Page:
We first assess a large set of possible leading indicators individually. As discussed in the previous section, we derive the “optimal” threshold for each individual indicator. Appendix Tables A.2A.3 show the results for the 1- and 2-years lag approaches for both the in-sample and full sample.9 The tables show the threshold percentile, the signaling power, and type I and II errors for the best performing indicators. For example, the 1-year lag exercise indicates that the threshold for the current account surplus is the 38th percentile for the 1970-2006 sample. If the current account balance is below, there is a higher risk of a fiscal crisis. This indicator alone would have signaled correctly 55 percent of the crises (or 1 - type II error) over the next year within the 1970-2006 sample. The results in Tables A.2-A.3 show the individual indicators with stronger signaling power remained broadly the same across the two samples (1970-2006 and 1970-2015)—suggesting the drivers of fiscal crises are similar across samples.

The best individual performers in-sample (1970-2006) are chosen based on the tables and then used to build the composite indicators, with 1- and 2-year lags, to assess the probability of starting a crisis. The strategy is to be parsimonious, so we focus on a small set of indicators that have the strongest signaling power. Also, we use only indicators for which a significant number of observations are available. This implies some of the best individual indicators are not used due to data limitations—this is particularly the case for gross financing needs, some debt indicators, and a measure of budget rigidities (size of the wage bill). Table 5.1 shows the performance and weights on individual indicators for the composite indicator constructed using data in-sample (1970-2006). We also present the weights and results for the composite indicator constructed with the same variables but using the full sample (1970-2015), where we have considerably more observations. Using as much data as are available over the full sample (1970-2015), the compositor indicator constructed covers a period containing up to 112 crises.

Table 5.1.

Early Warning System for AEs and EMs: Signals Approach

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Early Warning System estimated using an unbalanced panel 1970-2006 for the in-sample and 1970-2015 for the full sample.

Number of crises in the period for which data are available on variables used to predict crises.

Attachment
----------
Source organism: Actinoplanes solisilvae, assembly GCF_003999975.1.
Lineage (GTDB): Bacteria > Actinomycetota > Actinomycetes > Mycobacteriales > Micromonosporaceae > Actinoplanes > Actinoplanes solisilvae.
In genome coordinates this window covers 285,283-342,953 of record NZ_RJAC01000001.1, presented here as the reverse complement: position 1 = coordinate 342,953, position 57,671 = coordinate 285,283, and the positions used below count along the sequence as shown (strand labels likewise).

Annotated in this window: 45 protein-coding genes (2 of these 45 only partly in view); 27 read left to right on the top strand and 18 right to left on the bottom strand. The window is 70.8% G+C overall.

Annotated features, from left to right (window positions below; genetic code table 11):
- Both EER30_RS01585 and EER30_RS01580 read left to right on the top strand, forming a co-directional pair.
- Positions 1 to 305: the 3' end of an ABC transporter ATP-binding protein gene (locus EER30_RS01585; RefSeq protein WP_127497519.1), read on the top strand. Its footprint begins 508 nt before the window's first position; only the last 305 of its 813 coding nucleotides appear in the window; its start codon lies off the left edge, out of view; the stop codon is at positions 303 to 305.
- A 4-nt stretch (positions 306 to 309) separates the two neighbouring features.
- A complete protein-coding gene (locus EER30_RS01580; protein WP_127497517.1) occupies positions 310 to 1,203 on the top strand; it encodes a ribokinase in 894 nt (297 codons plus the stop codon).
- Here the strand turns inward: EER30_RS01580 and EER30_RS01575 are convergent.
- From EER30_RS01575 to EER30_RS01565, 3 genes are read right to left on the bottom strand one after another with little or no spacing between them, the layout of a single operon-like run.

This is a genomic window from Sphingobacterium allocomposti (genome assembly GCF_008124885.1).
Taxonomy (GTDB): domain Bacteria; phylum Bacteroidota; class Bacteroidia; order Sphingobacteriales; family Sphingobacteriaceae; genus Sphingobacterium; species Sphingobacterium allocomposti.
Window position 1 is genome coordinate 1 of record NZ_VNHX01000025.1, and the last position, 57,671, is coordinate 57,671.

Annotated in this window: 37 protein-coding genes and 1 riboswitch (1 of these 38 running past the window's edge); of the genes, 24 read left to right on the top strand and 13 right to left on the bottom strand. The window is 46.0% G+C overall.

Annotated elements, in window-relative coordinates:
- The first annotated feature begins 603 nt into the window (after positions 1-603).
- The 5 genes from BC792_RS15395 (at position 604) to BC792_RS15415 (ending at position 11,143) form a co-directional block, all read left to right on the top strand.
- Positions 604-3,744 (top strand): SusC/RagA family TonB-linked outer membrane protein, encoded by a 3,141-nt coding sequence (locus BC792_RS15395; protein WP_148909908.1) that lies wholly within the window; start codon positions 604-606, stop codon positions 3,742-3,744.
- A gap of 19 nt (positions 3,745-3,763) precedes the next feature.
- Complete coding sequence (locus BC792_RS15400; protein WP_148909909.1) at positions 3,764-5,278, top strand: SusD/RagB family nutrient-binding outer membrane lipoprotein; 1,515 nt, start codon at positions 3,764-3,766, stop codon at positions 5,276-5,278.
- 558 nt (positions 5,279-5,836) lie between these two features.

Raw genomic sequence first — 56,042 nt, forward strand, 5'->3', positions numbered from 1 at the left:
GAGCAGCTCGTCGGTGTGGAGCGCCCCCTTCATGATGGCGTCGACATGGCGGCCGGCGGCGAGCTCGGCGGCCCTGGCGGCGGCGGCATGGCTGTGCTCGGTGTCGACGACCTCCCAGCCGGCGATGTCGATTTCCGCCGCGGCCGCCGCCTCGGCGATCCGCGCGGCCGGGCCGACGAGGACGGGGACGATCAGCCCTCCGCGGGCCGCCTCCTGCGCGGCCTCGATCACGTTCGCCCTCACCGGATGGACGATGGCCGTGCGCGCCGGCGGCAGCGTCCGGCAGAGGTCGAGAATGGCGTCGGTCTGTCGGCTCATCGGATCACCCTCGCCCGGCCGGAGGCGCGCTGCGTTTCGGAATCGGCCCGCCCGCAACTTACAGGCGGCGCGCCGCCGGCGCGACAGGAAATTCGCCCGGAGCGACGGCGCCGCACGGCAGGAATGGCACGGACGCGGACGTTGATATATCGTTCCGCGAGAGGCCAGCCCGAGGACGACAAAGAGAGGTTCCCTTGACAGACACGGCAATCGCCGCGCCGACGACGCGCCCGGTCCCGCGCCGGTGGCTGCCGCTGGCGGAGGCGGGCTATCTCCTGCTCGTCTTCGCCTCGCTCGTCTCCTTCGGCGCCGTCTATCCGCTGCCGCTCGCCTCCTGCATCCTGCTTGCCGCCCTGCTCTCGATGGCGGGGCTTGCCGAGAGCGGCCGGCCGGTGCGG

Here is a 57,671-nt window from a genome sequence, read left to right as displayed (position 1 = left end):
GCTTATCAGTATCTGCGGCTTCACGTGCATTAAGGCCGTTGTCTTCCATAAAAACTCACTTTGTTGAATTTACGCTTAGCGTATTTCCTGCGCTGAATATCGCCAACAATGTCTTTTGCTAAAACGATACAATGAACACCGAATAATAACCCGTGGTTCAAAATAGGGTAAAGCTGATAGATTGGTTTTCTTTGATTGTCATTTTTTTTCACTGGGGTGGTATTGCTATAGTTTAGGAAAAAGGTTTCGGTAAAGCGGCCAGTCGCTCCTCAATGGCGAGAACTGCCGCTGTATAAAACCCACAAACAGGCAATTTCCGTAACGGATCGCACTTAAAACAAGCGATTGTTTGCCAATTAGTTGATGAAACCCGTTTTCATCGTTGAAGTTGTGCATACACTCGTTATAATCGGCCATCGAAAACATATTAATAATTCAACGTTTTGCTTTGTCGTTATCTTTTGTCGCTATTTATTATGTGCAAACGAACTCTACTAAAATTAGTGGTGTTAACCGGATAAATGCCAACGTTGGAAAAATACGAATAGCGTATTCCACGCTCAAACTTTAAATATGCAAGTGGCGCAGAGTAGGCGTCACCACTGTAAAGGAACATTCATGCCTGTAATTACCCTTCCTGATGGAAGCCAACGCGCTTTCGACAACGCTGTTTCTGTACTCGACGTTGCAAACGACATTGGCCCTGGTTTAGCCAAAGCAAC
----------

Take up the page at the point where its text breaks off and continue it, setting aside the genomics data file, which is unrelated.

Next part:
Number of non-crisis years in the period for which data are available, plus crisis years if 3 or more years from the beginning of a crisis.

Number of countries for which data are available on all variables used to predict crisis.

Type I error, type II error and the signal to noise ratio describe performance over the period of the sample.

The results show that variables linked to domestic economic activity, fiscal policy, and external imbalances matter (Table 5.1). Some of the key indicators are relevant at both one- or two-year lags—suggesting there may be a buildup of vulnerabilities over time. This is the case for the current account deficit, degree of openness, use of central bank credit to finance the deficit, size of the fiscal (overall or primary) deficit and pace of expansion in public expenditures—all these increase the probability of a future crisis. The relevance of the current account deficit as a leading indicator confirms that twin deficits arise before the crises, as shown by the event studies. The 1 -year lag approach also suggests a few other indicators could be relevant, including economic growth, and reserve coverage. A large output gap is an important signal 2-years ahead. Credit gaps also matter (1-year ahead), which likely reflects imbalances in the real economy.10

The performance of the composite indicators is similar for both the in sample and out-of-sample forecasts—suggesting our choice of indicators is robust. The models can identify half of the crises (Table A.4.) either one or two years ahead. However, in the out of sample—we estimate the weights for the composite indicator using the data up to 2006 and use it to predict crises in the 2007-15 period—predictive power is somewhat superior for the two-years lag. This reflects a lower proportion of false alarms. We can also see the tradeoff between false alarms and missed crises in Figure 5.1. Our strategy is to maximize the signal to noise ratio, which leads to a lower type 1 error. Trying to get a lower type 2 error would require a large number of false alarms—especially as non-crisis years are by far the most common—undermining the credibility of the early warning system.

Figure 5.1.
Figure 5.1.